The PRC will strike the term “martial law” from its constitution during an upcoming legislative session, 15 years after the military crackdown on unarmed pro-democracy protesters in Tiananmen Square. According to the Oriental Outlook weekly, the constitutional amendment will strip the standing committee of the National People’s Congress (NPC) of the power to declare “martial law”, and instead empower it to call a “state of emergency.”
“PRC Constitutional Law” (NAPSNet Daily Report, January 7, 2004, ROK)

3. Cross-Straits Relations

Taiwan is planning to broaden the scope of the existing “mini three links” with the PRC to ease growing calls for full direct cross-strait exchanges by local businessmen, a report here says. The move, expected to come into effect on March 1, would allow all Taiwanese businessmen in the PRC to travel across the strait by way of the Taiwan-controlled islands of Kinmen and Matsu, the Commercial Times quoted unnamed sources as saying. The “mini three links,” launched on January 2, 2001, refer to direct transport, commercial and postal links between Kinmen, Matsu and Penghu islands and the PRC’s southeastern Fujian province. Current regulations only allow those investing in Fujian to travel in this way.
“Cross-Straits Relations” (NAPSNet Daily Report, January 7, 2004, ROK)

4. US-PRC-Hong Kong Relations

The US ignored a PRC warning not to meddle in its affairs and repeated a week-old statement in support of calls by people in Hong Kong for democratic reform. “Recent events … reflect the desire of the people of Hong Kong to advance the democratization process, as provided for under the Basic Law,” State Department spokesman Richard Boucher said. “The US strongly supports democracy through electoral reform and universal sufferage in Hong Kong,” he said in a statement.
“US-PRC-Hong Kong Relations” (NAPSNet Daily Report, January 9, 2004, US)

5. Taiwan Independence Referendum

Taiwan has announced the delay of a mission to the US to explain its controversial plan to hold a referendum, which has strained relations with the US and annoyed the PRC. “It is not good timing,” said the head of the delegation Joseph Wu, who is also a deputy secretary general in the presidential office. “Based on an evaluation of the National Security Council, the delegation will not be able to gain the expected results, so we decided to delay the trip,” he said. The US mission, made up of officials and academics, had been set to leave Monday for New York, Boston, Washington and San Francisco for discussions with US think-tanks and the media on the controversial referendum. The US trip would be rescheduled, Wu said without elaborating. Similar missions to Europe and Asia would follow their original schedules to depart later this month, he said.
“Taiwan Independence Referendum” (NAPSNet Daily Report, January 9, 2004, US)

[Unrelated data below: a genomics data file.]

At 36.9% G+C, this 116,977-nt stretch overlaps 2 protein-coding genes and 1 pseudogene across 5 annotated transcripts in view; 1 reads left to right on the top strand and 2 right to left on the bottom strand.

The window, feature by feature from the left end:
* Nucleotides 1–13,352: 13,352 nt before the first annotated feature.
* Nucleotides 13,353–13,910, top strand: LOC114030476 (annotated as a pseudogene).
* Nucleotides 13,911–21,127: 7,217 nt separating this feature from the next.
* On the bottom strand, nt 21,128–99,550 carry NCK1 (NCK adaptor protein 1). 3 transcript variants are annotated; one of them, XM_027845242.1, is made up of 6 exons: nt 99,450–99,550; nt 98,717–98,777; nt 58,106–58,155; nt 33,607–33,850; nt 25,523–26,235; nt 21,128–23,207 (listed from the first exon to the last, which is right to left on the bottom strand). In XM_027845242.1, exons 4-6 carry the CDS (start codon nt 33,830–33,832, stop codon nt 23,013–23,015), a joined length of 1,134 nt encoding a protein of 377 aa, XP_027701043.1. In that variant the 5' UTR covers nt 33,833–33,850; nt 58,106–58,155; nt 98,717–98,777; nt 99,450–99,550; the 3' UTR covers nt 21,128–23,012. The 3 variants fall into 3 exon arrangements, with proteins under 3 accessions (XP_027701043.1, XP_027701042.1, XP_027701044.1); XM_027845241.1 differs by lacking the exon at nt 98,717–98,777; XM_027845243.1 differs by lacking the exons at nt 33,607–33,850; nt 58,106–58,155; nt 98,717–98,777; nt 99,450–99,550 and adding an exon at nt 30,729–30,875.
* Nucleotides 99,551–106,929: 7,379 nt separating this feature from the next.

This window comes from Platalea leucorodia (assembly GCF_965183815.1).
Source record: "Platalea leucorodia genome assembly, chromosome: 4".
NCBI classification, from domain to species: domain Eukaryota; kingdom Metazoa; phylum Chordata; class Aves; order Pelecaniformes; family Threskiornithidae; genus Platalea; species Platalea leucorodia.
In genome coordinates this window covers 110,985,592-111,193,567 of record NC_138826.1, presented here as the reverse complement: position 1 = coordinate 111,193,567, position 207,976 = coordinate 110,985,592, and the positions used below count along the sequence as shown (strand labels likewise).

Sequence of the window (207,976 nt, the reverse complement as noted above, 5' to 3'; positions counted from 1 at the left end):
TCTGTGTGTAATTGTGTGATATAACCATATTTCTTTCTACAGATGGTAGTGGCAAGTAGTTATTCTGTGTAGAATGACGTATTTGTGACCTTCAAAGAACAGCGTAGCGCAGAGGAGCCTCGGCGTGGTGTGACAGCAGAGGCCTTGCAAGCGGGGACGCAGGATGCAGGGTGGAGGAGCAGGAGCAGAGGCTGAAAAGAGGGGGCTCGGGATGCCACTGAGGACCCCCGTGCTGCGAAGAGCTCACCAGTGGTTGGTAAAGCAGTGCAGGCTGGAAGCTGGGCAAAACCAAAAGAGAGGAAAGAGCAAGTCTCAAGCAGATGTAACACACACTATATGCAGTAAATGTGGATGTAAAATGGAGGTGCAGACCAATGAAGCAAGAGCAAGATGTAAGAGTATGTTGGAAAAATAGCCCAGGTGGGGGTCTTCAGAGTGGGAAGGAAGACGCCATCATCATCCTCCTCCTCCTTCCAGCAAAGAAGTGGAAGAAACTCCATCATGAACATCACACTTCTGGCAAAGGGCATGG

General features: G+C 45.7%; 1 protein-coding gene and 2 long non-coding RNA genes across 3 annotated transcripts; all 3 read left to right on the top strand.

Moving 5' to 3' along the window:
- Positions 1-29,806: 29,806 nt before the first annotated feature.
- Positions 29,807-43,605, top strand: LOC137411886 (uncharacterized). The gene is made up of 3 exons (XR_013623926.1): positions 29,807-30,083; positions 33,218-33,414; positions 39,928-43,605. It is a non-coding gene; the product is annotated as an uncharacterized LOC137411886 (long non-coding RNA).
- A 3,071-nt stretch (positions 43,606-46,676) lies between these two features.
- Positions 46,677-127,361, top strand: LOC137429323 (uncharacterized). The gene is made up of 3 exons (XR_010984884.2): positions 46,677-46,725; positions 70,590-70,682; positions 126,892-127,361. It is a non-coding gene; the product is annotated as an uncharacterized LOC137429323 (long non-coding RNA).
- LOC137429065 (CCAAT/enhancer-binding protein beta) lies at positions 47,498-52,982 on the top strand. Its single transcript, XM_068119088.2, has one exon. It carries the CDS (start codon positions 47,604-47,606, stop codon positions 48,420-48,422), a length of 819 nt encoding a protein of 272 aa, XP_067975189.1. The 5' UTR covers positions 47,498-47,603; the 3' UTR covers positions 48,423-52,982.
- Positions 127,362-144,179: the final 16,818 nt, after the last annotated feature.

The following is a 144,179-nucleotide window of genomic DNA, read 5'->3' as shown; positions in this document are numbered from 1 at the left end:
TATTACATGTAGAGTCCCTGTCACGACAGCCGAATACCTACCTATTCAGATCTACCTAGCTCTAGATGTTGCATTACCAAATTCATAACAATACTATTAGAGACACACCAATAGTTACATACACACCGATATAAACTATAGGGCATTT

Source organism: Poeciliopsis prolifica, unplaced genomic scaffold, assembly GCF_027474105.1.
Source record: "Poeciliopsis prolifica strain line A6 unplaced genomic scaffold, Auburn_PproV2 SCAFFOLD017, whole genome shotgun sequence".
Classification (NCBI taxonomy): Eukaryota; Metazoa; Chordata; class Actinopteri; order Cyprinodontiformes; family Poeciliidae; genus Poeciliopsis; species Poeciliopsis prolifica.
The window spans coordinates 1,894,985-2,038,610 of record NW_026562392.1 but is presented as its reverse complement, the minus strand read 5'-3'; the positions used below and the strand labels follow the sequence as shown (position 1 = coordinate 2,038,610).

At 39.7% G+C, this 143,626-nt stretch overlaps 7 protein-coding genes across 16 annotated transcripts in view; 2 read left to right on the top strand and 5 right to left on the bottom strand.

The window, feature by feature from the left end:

6. PRC SARS Development

The PRC reported a new suspected SARS case after releasing its only confirmed patient, as a team of World Health Organisation experts headed to the south to find answers. Officials in the southern province of Guangdong said a 20-year-old waitress was under quarantine at a hospital in the capital Guangzhou with symptoms of Severe Acute Respiratory Syndrome. The woman at center of the latest case, who reportedly worked at a wildlife restaurant, developed a fever on December 26 and has been hospitalized since December 31, a local government statement said. Her condition is now stable.
“PRC SARS Development” (NAPSNet Daily Report, January 8, 2004, US)

7. PRC Government-Media Relations

The PRC’s cabinet plans to usher in a new era of responsiveness to the news media by designating more government spokespersons and holding more press conferences. The State Council’s Information Office (SCIO) will this year set up a three-tier system which will feature spokespersons for the State Council, as well as all central government ministries and provincial governments, the China Daily said. Domestic and international media, however, still face difficulties trying to obtain government information on anything ranging from the SARS disease to the recent launch of the PRC’s first manned space flight. The government however is starting to recognize the need to disseminate information in a timely manner, often to dispel rumors and control public perceptions. Zhao said the spokespersons should treat journalists “decently” — not as “subordinates,” “friends or enemies” but as “challengers in a tennis game.”
“PRC Government-Media Relations” (NAPSNet Daily Report, January 6, 2004, US)

8. PRC Domestic Economy

The PRC has begun an aggressive program to recapitalise its insolvent state banks, injecting $45bn from its vast stash of foreign exchange reserves into two large banks that are preparing to list on stock markets overseas next year. Officials said the capital injection, announced on Tuesday but completed in secret on December 31, was the first step in a strategy that envisages more than $100bn in state funds being spent on strengthening the “big four” state banks – the weakest link in China’s booming economy.